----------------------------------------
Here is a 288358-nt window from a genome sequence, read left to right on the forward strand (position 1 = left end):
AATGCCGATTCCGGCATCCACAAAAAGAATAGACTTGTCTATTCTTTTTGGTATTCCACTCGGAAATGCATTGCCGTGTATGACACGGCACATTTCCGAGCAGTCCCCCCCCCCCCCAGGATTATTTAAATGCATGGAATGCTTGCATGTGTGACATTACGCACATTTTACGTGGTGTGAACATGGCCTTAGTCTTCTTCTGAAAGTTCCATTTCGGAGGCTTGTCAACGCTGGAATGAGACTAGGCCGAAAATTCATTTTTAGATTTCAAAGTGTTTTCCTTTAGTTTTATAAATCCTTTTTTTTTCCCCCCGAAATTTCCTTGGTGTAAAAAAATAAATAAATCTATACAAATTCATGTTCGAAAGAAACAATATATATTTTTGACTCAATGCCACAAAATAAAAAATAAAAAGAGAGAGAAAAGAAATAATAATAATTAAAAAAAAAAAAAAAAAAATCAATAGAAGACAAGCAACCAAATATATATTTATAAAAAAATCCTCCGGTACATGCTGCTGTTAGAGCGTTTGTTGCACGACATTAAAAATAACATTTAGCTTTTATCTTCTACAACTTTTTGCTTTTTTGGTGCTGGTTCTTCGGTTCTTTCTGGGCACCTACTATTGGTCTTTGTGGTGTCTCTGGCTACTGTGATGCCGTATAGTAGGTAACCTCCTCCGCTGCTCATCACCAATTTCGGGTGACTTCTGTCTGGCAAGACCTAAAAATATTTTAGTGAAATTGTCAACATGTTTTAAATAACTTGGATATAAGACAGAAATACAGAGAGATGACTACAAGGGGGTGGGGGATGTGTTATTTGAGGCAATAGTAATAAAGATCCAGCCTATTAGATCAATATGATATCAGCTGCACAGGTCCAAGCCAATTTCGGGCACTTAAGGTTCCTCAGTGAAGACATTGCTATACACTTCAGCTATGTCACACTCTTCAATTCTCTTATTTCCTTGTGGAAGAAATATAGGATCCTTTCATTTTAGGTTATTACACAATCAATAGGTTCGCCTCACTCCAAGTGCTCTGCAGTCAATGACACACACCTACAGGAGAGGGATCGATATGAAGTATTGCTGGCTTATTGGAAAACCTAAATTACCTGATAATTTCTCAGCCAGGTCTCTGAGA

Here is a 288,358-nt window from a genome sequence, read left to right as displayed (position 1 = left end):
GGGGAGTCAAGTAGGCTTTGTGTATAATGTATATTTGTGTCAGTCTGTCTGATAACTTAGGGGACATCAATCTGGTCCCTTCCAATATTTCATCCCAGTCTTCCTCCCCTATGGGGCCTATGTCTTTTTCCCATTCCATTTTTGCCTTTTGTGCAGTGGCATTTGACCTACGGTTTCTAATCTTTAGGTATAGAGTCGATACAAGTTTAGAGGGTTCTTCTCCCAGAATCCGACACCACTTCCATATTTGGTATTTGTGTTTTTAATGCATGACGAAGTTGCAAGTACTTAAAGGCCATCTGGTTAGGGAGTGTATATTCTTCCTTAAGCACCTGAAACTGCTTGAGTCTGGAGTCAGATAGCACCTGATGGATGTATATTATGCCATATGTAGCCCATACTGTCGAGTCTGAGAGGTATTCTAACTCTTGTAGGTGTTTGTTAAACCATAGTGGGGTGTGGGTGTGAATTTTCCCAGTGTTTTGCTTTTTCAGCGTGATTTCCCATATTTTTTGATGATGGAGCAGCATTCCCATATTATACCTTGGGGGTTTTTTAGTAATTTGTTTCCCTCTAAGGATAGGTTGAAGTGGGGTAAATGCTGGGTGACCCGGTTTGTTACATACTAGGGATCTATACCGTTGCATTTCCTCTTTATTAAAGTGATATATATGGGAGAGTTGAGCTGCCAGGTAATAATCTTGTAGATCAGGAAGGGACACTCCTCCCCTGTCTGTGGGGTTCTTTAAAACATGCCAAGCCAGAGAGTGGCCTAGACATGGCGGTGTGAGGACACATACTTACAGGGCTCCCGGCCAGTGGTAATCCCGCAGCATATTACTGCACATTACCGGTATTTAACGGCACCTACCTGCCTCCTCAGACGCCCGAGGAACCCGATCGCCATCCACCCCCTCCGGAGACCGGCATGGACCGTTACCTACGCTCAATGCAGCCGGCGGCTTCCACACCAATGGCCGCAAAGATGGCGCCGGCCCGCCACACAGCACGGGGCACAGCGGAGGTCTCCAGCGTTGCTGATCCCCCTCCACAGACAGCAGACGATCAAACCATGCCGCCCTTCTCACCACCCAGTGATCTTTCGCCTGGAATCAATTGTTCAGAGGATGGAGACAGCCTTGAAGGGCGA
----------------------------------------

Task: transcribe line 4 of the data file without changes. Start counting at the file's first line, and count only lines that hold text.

GGGGAGTCAAGTAGGCTTTGTGTATAATGTATATTTGTGTCAGTCTGTCTGATAACTTAGGGGACATCAATCTGGTCCCTTCCAATATTTCATCCCAGTCTTCCTCCCCTATGGGGCCTATGTCTTTTTCCCATTCCATTTTTGCCTTTTGTGCAGTGGCATTTGACCTACGGTTTCTAATCTTTAGGTATAGAGTCGATACAAGTTTAGAGGGTTCTTCTCCCAGAATCCGACACCACTTCCATATTTGGTATTTGTGTTTTTAATGCATGACGAAGTTGCAAGTACTTAAAGGCCATCTGGTTAGGGAGTGTATATTCTTCCTTAAGCACCTGAAACTGCTTGAGTCTGGAGTCAGATAGCACCTGATGGATGTATATTATGCCATATGTAGCCCATACTGTCGAGTCTGAGAGGTATTCTAACTCTTGTAGGTGTTTGTTAAACCATAGTGGGGTGTGGGTGTGAATTTTCCCAGTGTTTTGCTTTTTCAGCGTGATTTCCCATATTTTTTGATGATGGAGCAGCATTCCCATATTATACCTTGGGGGTTTTTTAGTAATTTGTTTCCCTCTAAGGATAGGTTGAAGTGGGGTAAATGCTGGGTGACCCGGTTTGTTACATACTAGGGATCTATACCGTTGCATTTCCTCTTTATTAAAGTGATATATATGGGAGAGTTGAGCTGCCAGGTAATAATCTTGTAGATCAGGAAGGGACACTCCTCCCCTGTCTGTGGGGTTCTTTAAAACATGCCAAGCCAGAGAGTGGCCTAGACATGGCGGTGTGAGGACACATACTTACAGGGCTCCCGGCCAGTGGTAATCCCGCAGCATATTACTGCACATTACCGGTATTTAACGGCACCTACCTGCCTCCTCAGACGCCCGAGGAACCCGATCGCCATCCACCCCCTCCGGAGACCGGCATGGACCGTTACCTACGCTCAATGCAGCCGGCGGCTTCCACACCAATGGCCGCAAAGATGGCGCCGGCCCGCCACACAGCACGGGGCACAGCGGAGGTCTCCAGCGTTGCTGATCCCCCTCCACAGACAGCAGACGATCAAACCATGCCGCCCTTCTCACCACCCAGTGATCTTTCGCCTGGAATCAATTGTTCAGAGGATGGAGACAGCCTTGAAGGGCGA